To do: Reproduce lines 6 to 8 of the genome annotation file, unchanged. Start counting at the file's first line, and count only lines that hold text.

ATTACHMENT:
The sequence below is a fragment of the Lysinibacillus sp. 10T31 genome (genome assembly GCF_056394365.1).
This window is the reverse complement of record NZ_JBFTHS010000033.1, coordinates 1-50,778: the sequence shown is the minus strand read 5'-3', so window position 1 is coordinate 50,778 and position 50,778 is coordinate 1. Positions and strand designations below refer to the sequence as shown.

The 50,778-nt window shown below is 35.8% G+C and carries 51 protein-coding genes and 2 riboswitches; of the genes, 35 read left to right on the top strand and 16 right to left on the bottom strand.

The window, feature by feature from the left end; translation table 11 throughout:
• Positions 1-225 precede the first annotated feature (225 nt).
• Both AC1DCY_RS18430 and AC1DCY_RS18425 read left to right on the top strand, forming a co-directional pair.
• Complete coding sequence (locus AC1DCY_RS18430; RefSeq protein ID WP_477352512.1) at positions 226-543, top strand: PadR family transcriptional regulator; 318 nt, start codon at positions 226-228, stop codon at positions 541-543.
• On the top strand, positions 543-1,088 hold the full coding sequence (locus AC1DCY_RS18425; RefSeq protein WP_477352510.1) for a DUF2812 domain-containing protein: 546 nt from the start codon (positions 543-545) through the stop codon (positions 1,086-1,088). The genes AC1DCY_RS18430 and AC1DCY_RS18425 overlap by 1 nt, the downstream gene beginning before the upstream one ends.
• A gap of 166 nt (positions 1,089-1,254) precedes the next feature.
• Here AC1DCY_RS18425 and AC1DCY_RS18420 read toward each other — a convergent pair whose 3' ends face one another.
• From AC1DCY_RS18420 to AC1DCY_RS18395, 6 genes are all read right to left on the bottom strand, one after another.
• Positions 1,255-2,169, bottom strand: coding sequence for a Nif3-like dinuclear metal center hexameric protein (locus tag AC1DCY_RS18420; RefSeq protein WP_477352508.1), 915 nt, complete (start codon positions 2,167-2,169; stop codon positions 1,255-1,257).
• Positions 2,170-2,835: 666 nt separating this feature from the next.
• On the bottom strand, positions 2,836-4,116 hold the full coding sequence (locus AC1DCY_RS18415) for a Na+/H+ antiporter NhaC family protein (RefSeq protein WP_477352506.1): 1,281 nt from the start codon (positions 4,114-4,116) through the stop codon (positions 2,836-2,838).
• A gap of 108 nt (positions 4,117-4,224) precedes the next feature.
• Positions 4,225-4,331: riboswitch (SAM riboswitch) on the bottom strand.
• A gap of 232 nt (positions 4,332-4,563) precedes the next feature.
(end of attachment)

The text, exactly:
• Both AC1DCY_RS18430 and AC1DCY_RS18425 read left to right on the top strand, forming a co-directional pair.
• Complete coding sequence (locus AC1DCY_RS18430; RefSeq protein ID WP_477352512.1) at positions 226-543, top strand: PadR family transcriptional regulator; 318 nt, start codon at positions 226-228, stop codon at positions 541-543.
• On the top strand, positions 543-1,088 hold the full coding sequence (locus AC1DCY_RS18425; RefSeq protein WP_477352510.1) for a DUF2812 domain-containing protein: 546 nt from the start codon (positions 543-545) through the stop codon (positions 1,086-1,088). The genes AC1DCY_RS18430 and AC1DCY_RS18425 overlap by 1 nt, the downstream gene beginning before the upstream one ends.